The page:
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  1. Abstract

    We present a sample of nine fast radio bursts (FRBs) from which we derive magnetic field strengths of the host galaxies represented by normal,z< 0.5 star-forming galaxies with stellar massesM*≈ 108–1010.5M. We find no correlation between the FRB rotation measure (RM) and redshift, which indicates that the RM values are due mostly to the FRB host contribution. This assertion is further supported by a significant positive correlation (Spearman test probabilityPS< 0.05) found between the RM and the estimated host dispersion measure (DMhost; with Spearman rank correlation coefficientrS= +0.75). For these nine galaxies, we estimate their magnetic field strengths projected along the sight line ∣B∣, finding a low median value of 0.5μG. This implies the magnetic fields of our sample of hosts are weaker than those characteristic of the solar neighborhood (≈6μG), but relatively consistent with a lower limit on the observed range of ≈2–10μG for star-forming disk galaxies, especially as we consider reversals in theB-field, and that we are only probing B. We compare to RMs from simulated galaxies of the Auriga project—magneto-hydrodynamic cosmological zoom simulations—and find that the simulations predict the observed values to within a 95% confidence interval. Upcoming FRB surveys will provide hundreds of new FRBs with high-precision localizations, RMs, and imaging follow-up to support further investigation into the magnetic fields of a diverse population ofz< 1 galaxies.

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  2. Abstract

    The repeating fast radio burst FRB 20190520B is an anomaly of the FRB population thanks to its high dispersion measure (DM = 1205 pc cm−3) despite its low redshift ofzfrb= 0.241. This excess has been attributed to a large host contribution of DMhost≈ 900 pc cm−3, far larger than any other known FRB. In this paper, we describe spectroscopic observations of the FRB 20190520B field obtained as part of the FLIMFLAM survey, which yielded 701 galaxy redshifts in the field. We find multiple foreground galaxy groups and clusters, for which we then estimated halo masses by comparing their richness with numerical simulations. We discover two separateMhalo> 1014Mgalaxy clusters atz= 0.1867 and 0.2170 that are directly intersected by the FRB sight line within their characteristic halo radiusr200. Subtracting off their estimated DM contributions, as well that of the diffuse intergalactic medium, we estimate a host contribution ofDMhost=430220+140or280170+140pccm3(observed frame), depending on whether we assume that the halo gas extends tor200or 2 ×r200. This significantly smaller DMhost—no longer the largest known value—is now consistent with Hαemission measures of the host galaxy without invoking unusually high gas temperatures. Combined with the observed FRB scattering timescale, we estimate the turbulent fluctuation and geometric amplification factor of the scattering layer to beF˜G4.511(pc2km)1/3, suggesting that most of the gas is close to the FRB host. This result illustrates the importance of incorporating foreground data for FRB analyses both for understanding the nature of FRBs and to realize their potential as a cosmological probe.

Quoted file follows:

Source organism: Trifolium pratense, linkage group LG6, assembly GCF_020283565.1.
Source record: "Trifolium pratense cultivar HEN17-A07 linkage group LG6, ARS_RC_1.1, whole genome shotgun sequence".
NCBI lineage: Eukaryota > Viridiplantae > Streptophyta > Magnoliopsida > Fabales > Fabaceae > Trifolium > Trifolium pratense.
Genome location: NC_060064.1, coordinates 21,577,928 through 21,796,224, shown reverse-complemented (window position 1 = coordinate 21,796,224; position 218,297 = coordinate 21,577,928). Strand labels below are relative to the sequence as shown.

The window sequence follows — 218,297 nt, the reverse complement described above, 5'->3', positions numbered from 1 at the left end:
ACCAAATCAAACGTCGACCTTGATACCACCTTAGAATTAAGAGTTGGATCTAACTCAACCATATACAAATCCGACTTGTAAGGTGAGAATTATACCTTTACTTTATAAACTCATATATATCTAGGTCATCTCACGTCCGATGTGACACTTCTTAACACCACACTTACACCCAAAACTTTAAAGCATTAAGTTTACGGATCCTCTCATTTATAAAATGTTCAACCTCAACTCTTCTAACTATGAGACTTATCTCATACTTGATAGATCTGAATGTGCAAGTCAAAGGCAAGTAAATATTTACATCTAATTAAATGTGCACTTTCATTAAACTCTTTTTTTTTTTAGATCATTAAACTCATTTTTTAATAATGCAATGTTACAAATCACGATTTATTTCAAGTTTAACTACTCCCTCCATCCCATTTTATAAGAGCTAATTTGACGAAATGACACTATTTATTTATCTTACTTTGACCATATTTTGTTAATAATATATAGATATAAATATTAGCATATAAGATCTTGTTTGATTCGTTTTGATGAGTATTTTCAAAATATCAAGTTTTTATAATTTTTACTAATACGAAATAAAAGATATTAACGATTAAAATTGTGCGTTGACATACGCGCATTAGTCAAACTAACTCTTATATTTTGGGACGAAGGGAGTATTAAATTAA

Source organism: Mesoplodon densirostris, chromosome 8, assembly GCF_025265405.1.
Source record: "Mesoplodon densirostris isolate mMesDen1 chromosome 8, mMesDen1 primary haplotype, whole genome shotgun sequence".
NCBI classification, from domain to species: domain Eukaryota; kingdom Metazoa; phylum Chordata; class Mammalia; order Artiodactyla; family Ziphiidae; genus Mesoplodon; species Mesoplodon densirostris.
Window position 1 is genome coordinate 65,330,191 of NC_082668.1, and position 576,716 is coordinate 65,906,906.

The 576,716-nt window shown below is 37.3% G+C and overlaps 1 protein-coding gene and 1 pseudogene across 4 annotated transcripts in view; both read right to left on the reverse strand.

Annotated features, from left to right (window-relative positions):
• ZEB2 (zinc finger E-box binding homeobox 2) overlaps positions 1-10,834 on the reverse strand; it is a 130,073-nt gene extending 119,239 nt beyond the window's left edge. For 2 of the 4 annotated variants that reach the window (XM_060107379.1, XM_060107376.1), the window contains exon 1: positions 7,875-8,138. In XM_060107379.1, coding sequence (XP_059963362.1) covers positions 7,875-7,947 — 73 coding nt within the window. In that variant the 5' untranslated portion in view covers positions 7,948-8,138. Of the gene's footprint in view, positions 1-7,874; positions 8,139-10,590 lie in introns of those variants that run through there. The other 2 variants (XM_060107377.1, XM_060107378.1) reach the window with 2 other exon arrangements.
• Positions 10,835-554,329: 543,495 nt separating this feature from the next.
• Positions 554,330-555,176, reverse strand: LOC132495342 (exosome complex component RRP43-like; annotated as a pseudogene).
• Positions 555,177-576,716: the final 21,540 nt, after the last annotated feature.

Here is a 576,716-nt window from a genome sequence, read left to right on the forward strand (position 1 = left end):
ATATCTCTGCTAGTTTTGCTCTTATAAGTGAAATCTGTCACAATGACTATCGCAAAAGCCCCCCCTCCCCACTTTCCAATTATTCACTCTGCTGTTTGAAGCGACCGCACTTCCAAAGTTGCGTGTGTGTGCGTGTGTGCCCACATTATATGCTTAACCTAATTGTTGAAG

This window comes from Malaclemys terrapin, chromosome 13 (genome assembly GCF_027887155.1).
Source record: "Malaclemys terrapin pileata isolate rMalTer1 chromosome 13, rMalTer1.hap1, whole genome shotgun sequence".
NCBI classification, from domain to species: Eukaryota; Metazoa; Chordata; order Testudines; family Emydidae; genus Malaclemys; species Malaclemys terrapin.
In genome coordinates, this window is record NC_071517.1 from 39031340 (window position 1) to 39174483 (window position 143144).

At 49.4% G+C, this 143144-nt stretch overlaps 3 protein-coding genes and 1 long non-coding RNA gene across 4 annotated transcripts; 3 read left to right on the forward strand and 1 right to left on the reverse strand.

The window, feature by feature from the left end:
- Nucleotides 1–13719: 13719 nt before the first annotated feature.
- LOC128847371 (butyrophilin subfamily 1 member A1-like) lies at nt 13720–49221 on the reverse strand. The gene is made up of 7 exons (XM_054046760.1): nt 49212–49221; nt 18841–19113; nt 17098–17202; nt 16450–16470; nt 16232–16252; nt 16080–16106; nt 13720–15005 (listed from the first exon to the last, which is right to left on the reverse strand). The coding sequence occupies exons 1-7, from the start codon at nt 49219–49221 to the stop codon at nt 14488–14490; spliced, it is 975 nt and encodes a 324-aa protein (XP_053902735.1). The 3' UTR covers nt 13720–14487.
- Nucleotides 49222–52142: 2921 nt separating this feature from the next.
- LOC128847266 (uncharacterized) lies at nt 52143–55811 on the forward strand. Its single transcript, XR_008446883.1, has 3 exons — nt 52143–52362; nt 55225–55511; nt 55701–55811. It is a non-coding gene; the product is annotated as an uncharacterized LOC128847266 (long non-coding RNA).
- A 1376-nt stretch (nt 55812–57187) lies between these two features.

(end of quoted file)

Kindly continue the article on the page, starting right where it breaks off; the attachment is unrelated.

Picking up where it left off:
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  3. Abstract

    The FLIMFLAM survey is collecting spectroscopic data of field galaxies near fast radio burst (FRB) sight lines to constrain key parameters describing the distribution of matter in the Universe. In this work, we leverage the survey data to determine the source of the excess extragalactic dispersion measure (DM), compared to Macquart relation estimates of four FRBs: FRB20190714A, FRB20200906A, FRB20200430A, and FRB20210117A. By modeling the gas distribution around the foreground galaxy halos and galaxy groups of the sight lines, we estimate DMhalos, their contribution to the FRB DMs. The FRB20190714A sight line shows a clear excess of foreground halos which contribute roughly two-thirds of the observed excess DM, thus implying a sight line that is baryon dense. FRB20200906A shows a smaller but nonnegligible foreground halo contribution, and further analysis of the intergalactic medium is necessary to ascertain the true cosmic contribution to its DM. FRB20200430A and FRB20210117A show negligible foreground contributions, implying a large host galaxy excess and/or progenitor environment excess.

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  4. Abstract

    We present high-resolution 1.5–6 GHz Karl G. Jansky Very Large Array and Hubble Space Telescope (HST) optical and infrared observations of the extremely active repeating fast radio burst (FRB) FRB 20201124A and its barred spiral host galaxy. We constrain the location and morphology of star formation in the host and search for a persistent radio source (PRS) coincident with FRB 20201124A. We resolve the morphology of the radio emission across all frequency bands and measure a star formation rate (SFR) ≈ 8.9Myr−1, approximately ≈2.5–6 times larger than optically inferred SFRs, demonstrating dust-obscured star formation throughout the host. Compared to a sample of all known FRB hosts with radio emission, the host of FRB 20201124A has the most significantly obscured star formation. While HST observations show the FRB to be offset from the bar or spiral arms, the radio emission extends to the FRB location. We propose that the FRB progenitor could have formed in situ (e.g., a magnetar born from a massive star explosion). It is still plausible, although less likely, that the progenitor of FRB 20201124A migrated from the central bar of the host. We further place a limit on the luminosity of a putative PRS at the FRB position ofL6.0GHz≲ 1.8 ×1027erg s−1Hz−1, among the deepest PRS luminosity limits to date. However, this limit is still broadly consistent with both magnetar nebulae and hypernebulae models assuming a constant energy injection rate of the magnetar and an age of ≳105yr in each model, respectively.

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  5. Abstract